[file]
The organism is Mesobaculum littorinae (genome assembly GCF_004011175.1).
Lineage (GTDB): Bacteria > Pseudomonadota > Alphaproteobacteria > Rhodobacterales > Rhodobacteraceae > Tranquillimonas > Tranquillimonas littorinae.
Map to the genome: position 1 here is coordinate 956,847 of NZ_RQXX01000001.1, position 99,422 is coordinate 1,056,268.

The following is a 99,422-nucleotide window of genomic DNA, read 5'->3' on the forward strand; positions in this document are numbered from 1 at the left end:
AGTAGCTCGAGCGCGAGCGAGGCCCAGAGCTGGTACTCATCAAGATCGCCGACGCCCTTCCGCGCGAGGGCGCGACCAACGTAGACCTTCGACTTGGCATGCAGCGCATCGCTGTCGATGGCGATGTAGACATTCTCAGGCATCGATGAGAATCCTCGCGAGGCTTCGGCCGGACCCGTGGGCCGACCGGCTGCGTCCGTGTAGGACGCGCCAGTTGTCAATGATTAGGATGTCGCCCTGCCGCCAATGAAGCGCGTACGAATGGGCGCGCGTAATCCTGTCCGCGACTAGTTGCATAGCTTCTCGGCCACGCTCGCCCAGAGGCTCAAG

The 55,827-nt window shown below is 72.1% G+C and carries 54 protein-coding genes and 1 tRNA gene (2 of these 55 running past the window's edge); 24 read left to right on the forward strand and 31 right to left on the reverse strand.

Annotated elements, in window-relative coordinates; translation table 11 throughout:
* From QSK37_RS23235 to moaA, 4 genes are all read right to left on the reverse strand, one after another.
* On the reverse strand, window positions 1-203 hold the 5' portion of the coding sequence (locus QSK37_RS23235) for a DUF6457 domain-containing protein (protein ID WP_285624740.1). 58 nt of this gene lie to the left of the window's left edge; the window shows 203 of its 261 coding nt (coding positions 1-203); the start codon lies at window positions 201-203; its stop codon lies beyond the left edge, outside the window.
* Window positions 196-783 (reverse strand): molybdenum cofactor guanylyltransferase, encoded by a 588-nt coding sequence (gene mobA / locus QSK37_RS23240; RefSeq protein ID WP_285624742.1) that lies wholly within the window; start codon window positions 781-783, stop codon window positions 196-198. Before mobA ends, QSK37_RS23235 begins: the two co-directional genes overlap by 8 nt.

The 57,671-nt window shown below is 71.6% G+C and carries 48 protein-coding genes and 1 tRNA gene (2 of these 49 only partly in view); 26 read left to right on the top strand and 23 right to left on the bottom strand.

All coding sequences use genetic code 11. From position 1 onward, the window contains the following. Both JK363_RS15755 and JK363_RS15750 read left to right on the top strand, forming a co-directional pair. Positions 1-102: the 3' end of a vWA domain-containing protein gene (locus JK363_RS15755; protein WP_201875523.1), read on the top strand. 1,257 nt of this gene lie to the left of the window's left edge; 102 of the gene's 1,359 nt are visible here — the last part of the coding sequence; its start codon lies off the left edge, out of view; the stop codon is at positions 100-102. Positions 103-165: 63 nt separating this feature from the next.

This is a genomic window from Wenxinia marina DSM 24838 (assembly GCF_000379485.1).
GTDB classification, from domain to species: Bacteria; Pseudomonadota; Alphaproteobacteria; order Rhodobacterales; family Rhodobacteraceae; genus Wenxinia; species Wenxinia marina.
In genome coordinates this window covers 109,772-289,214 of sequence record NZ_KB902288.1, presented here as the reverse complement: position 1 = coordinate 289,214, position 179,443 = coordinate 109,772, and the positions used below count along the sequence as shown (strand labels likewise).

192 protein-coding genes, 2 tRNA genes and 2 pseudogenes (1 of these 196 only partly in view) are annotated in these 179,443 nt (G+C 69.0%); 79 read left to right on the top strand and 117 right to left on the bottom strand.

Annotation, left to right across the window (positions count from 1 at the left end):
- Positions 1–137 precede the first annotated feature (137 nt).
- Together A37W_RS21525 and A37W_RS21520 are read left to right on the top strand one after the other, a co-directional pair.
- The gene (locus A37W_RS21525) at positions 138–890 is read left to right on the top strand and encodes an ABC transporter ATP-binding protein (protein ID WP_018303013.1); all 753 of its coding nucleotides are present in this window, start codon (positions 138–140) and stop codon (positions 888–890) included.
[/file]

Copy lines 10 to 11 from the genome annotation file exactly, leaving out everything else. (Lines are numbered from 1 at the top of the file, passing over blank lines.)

* Window positions 196-783 (reverse strand): molybdenum cofactor guanylyltransferase, encoded by a 588-nt coding sequence (gene mobA / locus QSK37_RS23240; RefSeq protein ID WP_285624742.1) that lies wholly within the window; start codon window positions 781-783, stop codon window positions 196-198. Before mobA ends, QSK37_RS23235 begins: the two co-directional genes overlap by 8 nt.

The 57,671-nt window shown below is 71.6% G+C and carries 48 protein-coding genes and 1 tRNA gene (2 of these 49 only partly in view); 26 read left to right on the top strand and 23 right to left on the bottom strand.